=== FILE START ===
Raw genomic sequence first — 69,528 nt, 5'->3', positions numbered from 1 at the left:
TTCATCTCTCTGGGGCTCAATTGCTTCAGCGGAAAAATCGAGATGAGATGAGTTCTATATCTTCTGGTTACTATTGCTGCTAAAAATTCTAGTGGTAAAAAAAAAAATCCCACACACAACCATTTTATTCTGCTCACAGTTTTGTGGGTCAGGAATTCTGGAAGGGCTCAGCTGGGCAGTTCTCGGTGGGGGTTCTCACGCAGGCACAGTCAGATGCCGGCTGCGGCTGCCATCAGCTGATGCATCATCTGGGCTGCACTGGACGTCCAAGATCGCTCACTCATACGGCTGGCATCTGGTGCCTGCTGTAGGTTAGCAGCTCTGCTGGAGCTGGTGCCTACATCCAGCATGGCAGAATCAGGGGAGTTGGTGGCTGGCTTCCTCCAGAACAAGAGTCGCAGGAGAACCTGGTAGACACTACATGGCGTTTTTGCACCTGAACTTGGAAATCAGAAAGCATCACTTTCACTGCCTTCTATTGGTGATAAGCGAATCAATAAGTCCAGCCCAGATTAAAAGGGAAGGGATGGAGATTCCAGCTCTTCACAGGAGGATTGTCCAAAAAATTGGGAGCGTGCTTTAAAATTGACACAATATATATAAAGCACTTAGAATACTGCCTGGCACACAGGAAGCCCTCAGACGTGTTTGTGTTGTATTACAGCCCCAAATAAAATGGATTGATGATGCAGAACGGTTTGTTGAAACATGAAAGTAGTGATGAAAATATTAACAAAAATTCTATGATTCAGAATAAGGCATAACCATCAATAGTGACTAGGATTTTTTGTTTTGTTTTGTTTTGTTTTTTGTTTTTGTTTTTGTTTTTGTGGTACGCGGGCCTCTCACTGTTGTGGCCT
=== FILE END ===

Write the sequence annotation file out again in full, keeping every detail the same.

Raw genomic sequence first — 69,528 nt, 5'->3', positions numbered from 1 at the left:
TTCATCTCTCTGGGGCTCAATTGCTTCAGCGGAAAAATCGAGATGAGATGAGTTCTATATCTTCTGGTTACTATTGCTGCTAAAAATTCTAGTGGTAAAAAAAAAAATCCCACACACAACCATTTTATTCTGCTCACAGTTTTGTGGGTCAGGAATTCTGGAAGGGCTCAGCTGGGCAGTTCTCGGTGGGGGTTCTCACGCAGGCACAGTCAGATGCCGGCTGCGGCTGCCATCAGCTGATGCATCATCTGGGCTGCACTGGACGTCCAAGATCGCTCACTCATACGGCTGGCATCTGGTGCCTGCTGTAGGTTAGCAGCTCTGCTGGAGCTGGTGCCTACATCCAGCATGGCAGAATCAGGGGAGTTGGTGGCTGGCTTCCTCCAGAACAAGAGTCGCAGGAGAACCTGGTAGACACTACATGGCGTTTTTGCACCTGAACTTGGAAATCAGAAAGCATCACTTTCACTGCCTTCTATTGGTGATAAGCGAATCAATAAGTCCAGCCCAGATTAAAAGGGAAGGGATGGAGATTCCAGCTCTTCACAGGAGGATTGTCCAAAAAATTGGGAGCGTGCTTTAAAATTGACACAATATATATAAAGCACTTAGAATACTGCCTGGCACACAGGAAGCCCTCAGACGTGTTTGTGTTGTATTACAGCCCCAAATAAAATGGATTGATGATGCAGAACGGTTTGTTGAAACATGAAAGTAGTGATGAAAATATTAACAAAAATTCTATGATTCAGAATAAGGCATAACCATCAATAGTGACTAGGATTTTTTGTTTTGTTTTGTTTTGTTTTTTGTTTTTGTTTTTGTTTTTGTGGTACGCGGGCCTCTCACTGTTGTGGCCT